This is Terence McKenna: A Contemporary Shaman

The Space K Icon series delves into the minds of some of the world’s greatest thinkers, creators, and mystics. Today we discuss a man who boldly challenged the dogmatism of our material world and sought ways to tap into the ‘transcendental other’.


Terence McKenna is one of the twentieth century’s most influential and important ethnobotanists, mystics, psychonauts, philosophers, and writers. He is particularly recognised for his work on psychedelic plants, which he studied and wrote about in conjunction with the human subconscious.

Born in California, Terence developed a scientific appreciation of nature from a young age, and immersed himself in books about alchemy by the age of ten. In 1963, he discovered books on psychedelics by the likes of Aldous Huxley, which convinced him eventually try ‘morning glory seeds’. His experiences with natural psychedelics from a young age followed him throughout his entire life, saying that he had found ‘something worth pursuing’.

McKenna was a passionate traveller. During his ‘opium and kabbala’ phase in Jerusalem, he met his would-be wife Kathleen Harrison. The pair travelled together to Nepal, Indonesia, the Amazon, and other places. His experiences gave him an insight into other, more metaphysical, realms of thinking, supplemented by natural psychedelics. After returning home, McKenna set to work writing books, with one in particular, ‘the Psilocybin: Magic Mushroom Grower’s Guide’ gaining him popularity.

For the rest of his life, Terence became an advocate for these herbal remedies, speaking publicly about his experiences. Eventually he was adopted as an icon of rave culture counterculture.

Terence McKenna died in his Hawaii home in 2000 at the age of 53.

What is Terence McKenna Known For?

McKenna had a vast range of interests and published many subjects on books about spirituality and shamanic practices. However, he gained most of his popularity for his long and compelling talks, which were none-specific but centred around his beliefs that psychedelics were a force for good.

In the end, McKenna is best remembered as a true Shaman; a counterculture figure who challenged the generic and formulaic beliefs of his time – and asked others to try and see the world through the perspective of the dissolved ego.

Terence McKenna’s contributions

Some of his propositions were groundbreaking, including in his book “Food of the Gods”, where he suggested that the human race gained further consciousness from eating hallucinogenic mushrooms. This became known as ‘The Stoned Ape’ theory. ‘The Psilocybin’ is also the first popular guide to growing large cubensis magic mushrooms, influencing all those which followed after.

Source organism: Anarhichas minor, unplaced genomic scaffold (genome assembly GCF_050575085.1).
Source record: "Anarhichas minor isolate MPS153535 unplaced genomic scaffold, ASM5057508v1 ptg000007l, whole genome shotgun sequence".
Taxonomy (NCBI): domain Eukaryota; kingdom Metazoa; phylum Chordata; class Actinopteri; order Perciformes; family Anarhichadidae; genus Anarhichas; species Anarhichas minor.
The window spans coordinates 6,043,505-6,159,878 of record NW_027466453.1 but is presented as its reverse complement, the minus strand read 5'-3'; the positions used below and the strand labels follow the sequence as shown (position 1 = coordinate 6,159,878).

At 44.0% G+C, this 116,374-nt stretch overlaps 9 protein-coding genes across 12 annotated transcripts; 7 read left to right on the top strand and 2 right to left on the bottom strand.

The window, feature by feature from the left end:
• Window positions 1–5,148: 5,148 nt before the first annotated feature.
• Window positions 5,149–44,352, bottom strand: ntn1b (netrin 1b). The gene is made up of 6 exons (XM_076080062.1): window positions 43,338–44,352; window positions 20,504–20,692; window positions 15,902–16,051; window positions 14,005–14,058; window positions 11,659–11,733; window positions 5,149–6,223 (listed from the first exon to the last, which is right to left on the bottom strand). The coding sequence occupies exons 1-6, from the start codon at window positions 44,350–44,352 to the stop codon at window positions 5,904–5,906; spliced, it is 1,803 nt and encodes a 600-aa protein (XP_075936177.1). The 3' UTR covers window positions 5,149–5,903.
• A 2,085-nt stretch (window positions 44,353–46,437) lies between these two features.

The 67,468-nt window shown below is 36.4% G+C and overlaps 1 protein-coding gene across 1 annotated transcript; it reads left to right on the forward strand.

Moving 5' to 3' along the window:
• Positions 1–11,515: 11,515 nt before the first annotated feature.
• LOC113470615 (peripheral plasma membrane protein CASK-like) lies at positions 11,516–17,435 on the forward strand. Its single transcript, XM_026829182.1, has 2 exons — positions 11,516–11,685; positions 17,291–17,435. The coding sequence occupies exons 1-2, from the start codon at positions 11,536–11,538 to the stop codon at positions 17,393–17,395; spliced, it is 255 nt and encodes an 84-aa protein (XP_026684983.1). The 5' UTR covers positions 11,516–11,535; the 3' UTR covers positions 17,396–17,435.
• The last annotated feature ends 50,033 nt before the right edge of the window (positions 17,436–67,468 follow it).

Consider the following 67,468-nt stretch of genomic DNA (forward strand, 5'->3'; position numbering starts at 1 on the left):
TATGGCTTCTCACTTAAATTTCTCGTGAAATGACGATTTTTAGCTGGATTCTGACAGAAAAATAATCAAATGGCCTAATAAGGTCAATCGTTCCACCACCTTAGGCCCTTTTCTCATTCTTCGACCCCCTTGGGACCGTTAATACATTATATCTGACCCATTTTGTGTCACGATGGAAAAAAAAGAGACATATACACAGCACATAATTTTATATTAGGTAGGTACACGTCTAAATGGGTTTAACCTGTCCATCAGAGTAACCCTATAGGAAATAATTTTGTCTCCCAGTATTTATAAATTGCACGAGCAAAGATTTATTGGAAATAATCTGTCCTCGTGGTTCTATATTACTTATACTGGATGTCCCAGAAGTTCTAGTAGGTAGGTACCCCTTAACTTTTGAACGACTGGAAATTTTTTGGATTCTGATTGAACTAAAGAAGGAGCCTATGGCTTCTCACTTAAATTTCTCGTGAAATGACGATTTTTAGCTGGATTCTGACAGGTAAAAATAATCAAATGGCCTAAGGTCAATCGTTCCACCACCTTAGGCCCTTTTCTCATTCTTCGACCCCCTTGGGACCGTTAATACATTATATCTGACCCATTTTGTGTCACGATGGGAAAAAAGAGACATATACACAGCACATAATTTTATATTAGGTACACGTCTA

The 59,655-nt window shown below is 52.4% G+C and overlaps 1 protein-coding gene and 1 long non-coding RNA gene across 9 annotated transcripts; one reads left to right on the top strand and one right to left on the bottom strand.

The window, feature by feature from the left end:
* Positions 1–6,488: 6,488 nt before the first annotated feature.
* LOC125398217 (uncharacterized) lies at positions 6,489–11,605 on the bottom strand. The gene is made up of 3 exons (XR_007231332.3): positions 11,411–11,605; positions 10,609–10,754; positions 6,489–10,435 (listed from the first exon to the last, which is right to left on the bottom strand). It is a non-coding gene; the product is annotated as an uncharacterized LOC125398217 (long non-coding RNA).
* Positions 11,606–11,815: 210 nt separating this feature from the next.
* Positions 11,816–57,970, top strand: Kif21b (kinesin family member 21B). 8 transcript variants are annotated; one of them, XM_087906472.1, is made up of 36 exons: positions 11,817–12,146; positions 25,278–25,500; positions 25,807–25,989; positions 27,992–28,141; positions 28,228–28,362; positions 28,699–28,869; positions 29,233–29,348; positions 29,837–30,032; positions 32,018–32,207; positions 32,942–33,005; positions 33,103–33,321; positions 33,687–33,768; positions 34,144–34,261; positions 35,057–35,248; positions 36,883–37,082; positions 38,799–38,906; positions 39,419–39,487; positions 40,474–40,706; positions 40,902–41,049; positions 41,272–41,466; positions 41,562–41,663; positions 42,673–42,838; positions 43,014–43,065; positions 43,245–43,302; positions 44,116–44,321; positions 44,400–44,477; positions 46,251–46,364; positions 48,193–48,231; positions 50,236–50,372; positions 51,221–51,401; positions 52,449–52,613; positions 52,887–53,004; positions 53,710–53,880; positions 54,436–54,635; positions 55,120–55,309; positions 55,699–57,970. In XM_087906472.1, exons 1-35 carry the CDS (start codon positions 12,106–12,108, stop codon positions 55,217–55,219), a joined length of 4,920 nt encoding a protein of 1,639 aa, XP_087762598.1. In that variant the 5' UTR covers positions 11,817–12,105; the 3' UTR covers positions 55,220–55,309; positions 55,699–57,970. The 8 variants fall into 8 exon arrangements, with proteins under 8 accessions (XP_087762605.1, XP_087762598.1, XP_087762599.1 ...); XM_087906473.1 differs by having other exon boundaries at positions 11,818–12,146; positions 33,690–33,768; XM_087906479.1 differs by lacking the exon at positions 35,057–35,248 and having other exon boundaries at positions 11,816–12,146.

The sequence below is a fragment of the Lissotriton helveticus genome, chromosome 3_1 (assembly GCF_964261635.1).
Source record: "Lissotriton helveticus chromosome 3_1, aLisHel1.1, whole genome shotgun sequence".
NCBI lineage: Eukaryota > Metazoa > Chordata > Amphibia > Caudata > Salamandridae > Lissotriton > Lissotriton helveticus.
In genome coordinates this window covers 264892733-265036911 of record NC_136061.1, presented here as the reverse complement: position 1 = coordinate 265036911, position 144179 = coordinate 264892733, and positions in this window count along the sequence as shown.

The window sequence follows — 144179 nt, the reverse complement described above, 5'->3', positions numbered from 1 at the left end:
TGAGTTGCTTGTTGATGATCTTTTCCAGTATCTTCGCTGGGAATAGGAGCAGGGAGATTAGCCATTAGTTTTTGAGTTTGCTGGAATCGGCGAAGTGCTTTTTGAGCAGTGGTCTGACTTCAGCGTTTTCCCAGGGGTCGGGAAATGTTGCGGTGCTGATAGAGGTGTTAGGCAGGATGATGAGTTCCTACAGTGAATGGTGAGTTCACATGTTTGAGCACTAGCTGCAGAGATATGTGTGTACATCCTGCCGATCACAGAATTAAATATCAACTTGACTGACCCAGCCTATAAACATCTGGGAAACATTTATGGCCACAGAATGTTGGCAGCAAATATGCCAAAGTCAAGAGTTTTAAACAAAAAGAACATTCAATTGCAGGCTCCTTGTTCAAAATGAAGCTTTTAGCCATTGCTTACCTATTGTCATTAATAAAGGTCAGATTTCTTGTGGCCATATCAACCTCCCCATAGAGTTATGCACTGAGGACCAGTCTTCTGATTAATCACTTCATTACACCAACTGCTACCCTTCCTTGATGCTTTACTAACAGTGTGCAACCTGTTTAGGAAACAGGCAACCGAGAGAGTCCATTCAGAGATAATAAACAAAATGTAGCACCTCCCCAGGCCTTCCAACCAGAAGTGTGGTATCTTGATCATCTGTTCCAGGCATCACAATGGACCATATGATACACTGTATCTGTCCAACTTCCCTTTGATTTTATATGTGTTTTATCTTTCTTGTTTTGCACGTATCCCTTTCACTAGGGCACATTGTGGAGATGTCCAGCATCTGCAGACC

McKenna formulated a concept about the nature of time based on fractal patterns, which he called novelty theory and thus predicted the end of time (and transition of consciousness) in the year 2012. It was hugely popular.

Fundamentally, McKenna is responsible for helping others experience new levels of consciousness by adopting Shamanic ways of living. His articulate style of speaking added credibility to his message. As he once said, ‘You are an explorer, and the greatest good you can do is to bring back a new idea… Our world is in crisis because of the absence of consciousness’. McKenna made it his mission to enlighten the lives of others.

Interesting facts about Terence McKenna

  • One interesting fact is that Terence McKenna’s prediction of the apocalypse matched that of the Mayan calendar in 2012. However, it is believed that his was more of the ‘end of consciousness’ than physical destruction.
  • He was incredibly attached to nature. The following is from Food of the Gods: “Nature is not our enemy, to be raped and conquered. Nature is ourselves, to be cherished and explored. Shamanism has always known this, and shamanism has always, in its most authentic expressions, taught that the path required allies. These allies are the hallucinogenic plants and the mysterious teaching entities, luminous and transcendental, that reside in that nearby dimension of ecstatic beauty and understanding that we have denied until it is now nearly too late.”
  • Many of his studies revolved about ‘shamanism’ and psychic alteration. It is suggested that these interests began when having read Carl Jung at only ten years old.
  • McKenna was very critical of the world’s consumerist culture, which he compared to a cancer. He also suggested that ‘culture’ was a distraction from higher realms of being, which we could experience by engaging in unravelled consciousness.